I have an interesting delimma. I have a very expensive query that involves doing several full table scans and expensive joins, as well as calling out to a scalar UDF that calculates some geospatial data.
The end result is a resultset that contains data that is presented to the user. However, I can't return everything I want to show the user in one call, because I subdivide the original resultset into pages and just return a specified page, and I also need to take the original entire dataset, and apply group by's and joins etc to calculate related aggregate data.
Long story short, in order to bind all of the data I need to the UI, this expensive query needs to be called about 5-6 times.
So, I started thinking about how I could calculate this expensive query once, and then each subsequent call could somehow pull against a cached result set.
I hit upon the idea of abstracting the query into a stored procedure that would take in a CacheID (Guid) as a nullable parameter.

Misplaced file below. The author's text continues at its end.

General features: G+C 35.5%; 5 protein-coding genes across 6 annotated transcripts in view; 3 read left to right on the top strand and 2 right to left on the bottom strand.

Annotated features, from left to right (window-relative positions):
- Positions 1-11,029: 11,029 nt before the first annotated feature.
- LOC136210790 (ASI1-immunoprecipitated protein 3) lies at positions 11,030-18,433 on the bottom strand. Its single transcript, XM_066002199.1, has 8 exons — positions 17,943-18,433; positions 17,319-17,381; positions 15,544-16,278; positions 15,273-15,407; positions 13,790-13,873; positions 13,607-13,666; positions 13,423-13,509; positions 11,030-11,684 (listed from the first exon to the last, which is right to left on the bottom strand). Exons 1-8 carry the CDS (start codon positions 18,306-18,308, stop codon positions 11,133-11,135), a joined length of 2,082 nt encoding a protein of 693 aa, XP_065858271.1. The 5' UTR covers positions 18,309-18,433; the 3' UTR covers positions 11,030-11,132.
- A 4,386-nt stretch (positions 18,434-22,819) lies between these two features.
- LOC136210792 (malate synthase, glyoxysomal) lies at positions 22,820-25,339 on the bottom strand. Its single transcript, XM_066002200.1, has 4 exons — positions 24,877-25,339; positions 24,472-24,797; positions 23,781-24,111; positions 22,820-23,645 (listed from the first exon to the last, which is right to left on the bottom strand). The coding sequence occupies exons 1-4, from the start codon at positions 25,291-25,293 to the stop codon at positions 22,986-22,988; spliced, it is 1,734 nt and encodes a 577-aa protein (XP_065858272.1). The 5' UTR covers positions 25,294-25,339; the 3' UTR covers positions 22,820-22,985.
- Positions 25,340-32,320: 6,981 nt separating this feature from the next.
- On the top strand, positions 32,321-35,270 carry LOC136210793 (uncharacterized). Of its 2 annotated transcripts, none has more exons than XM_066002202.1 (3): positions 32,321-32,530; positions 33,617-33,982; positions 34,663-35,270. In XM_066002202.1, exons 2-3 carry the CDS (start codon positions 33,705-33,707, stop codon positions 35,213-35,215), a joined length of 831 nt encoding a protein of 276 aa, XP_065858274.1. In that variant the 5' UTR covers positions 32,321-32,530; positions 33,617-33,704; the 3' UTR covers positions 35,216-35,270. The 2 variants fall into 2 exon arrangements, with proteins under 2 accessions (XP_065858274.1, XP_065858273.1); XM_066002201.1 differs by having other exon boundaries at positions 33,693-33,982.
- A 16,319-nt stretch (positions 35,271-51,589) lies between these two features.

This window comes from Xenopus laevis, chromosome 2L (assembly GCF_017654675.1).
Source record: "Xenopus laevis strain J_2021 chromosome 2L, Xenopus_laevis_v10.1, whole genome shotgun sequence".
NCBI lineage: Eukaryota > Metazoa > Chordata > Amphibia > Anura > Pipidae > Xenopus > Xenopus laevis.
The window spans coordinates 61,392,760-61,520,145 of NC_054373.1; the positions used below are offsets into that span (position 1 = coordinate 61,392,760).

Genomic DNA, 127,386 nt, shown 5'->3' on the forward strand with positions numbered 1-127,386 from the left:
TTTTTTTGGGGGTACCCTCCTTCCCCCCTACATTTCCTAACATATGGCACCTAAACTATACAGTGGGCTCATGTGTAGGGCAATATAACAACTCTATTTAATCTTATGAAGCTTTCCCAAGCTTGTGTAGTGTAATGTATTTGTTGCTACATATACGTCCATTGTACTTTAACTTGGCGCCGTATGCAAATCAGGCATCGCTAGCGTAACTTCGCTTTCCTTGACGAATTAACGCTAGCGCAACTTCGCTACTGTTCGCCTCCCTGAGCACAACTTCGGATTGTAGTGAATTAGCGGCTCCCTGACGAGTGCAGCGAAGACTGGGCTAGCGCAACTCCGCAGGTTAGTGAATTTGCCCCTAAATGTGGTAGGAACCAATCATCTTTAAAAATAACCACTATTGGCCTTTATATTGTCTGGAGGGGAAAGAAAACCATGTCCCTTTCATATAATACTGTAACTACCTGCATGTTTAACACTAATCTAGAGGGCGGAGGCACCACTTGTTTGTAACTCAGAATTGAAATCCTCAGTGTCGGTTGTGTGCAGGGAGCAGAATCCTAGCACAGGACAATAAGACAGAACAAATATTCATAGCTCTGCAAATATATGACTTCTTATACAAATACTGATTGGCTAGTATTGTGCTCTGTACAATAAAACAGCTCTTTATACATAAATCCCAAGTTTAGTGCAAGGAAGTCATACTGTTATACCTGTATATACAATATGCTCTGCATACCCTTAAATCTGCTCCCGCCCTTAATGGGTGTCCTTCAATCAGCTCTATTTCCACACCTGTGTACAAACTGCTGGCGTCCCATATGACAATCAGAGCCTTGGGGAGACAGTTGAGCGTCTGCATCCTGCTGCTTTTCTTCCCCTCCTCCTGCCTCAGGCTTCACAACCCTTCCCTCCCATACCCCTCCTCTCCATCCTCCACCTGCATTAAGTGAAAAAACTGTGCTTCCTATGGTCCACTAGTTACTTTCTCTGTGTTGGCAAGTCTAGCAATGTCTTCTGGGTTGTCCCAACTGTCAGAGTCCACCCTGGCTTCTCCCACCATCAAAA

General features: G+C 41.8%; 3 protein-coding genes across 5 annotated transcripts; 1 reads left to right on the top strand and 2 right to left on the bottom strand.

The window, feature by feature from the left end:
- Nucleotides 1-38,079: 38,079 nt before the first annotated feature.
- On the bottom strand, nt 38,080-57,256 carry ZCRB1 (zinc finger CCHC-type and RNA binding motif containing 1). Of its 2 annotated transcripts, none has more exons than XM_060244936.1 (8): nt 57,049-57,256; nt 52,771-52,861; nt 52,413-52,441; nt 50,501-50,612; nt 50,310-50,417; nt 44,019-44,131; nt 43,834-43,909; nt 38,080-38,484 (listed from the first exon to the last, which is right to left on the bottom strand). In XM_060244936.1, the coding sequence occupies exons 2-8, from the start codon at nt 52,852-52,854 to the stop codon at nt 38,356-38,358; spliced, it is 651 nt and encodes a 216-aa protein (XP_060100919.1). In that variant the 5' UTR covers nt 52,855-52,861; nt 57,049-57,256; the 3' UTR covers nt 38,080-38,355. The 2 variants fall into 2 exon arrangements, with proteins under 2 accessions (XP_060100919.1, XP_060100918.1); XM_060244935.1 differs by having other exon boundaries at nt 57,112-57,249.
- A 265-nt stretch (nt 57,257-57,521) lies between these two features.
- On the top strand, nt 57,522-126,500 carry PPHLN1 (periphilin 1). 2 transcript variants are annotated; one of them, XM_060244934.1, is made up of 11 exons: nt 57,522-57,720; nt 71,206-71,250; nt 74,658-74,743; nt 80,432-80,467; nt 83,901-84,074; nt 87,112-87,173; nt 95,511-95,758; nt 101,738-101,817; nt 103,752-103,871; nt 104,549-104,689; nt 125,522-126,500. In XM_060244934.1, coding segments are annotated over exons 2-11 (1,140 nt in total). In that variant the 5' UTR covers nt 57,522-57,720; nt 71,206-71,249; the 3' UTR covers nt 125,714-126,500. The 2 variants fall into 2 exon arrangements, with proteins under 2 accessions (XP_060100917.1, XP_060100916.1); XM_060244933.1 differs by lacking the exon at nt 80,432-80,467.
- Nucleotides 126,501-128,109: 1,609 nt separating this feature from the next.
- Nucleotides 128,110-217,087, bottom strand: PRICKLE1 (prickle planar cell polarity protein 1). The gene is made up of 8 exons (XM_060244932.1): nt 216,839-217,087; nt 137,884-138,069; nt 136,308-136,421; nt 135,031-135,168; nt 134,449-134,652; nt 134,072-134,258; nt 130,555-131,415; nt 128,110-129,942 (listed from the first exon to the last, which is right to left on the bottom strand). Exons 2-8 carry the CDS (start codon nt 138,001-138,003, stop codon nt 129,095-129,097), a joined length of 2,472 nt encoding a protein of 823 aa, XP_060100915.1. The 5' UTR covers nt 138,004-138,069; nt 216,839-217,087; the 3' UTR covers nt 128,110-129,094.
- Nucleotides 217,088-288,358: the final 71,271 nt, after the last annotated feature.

This sproc would insert the resultset into a cache table using the cacheID to uniquely identify this specific resultset.
This allows sprocs that need to work on this resultset to pass in a cacheID from a previous query and it is a simple SELECT statement to retrieve the data (with a single WHERE clause on the cacheID).
Then, using a periodic SQL job, flush out the cache table.
This works great, and really speeds things up on zero load testing. However, I am concerned that this technique may cause an issue under load with massive amounts of reads and writes against the cache table.
So, long story short, am I crazy? Or is this a good idea.
Obviously I need to be worried about lock contention, and index fragmentation, but anything else to be concerned about?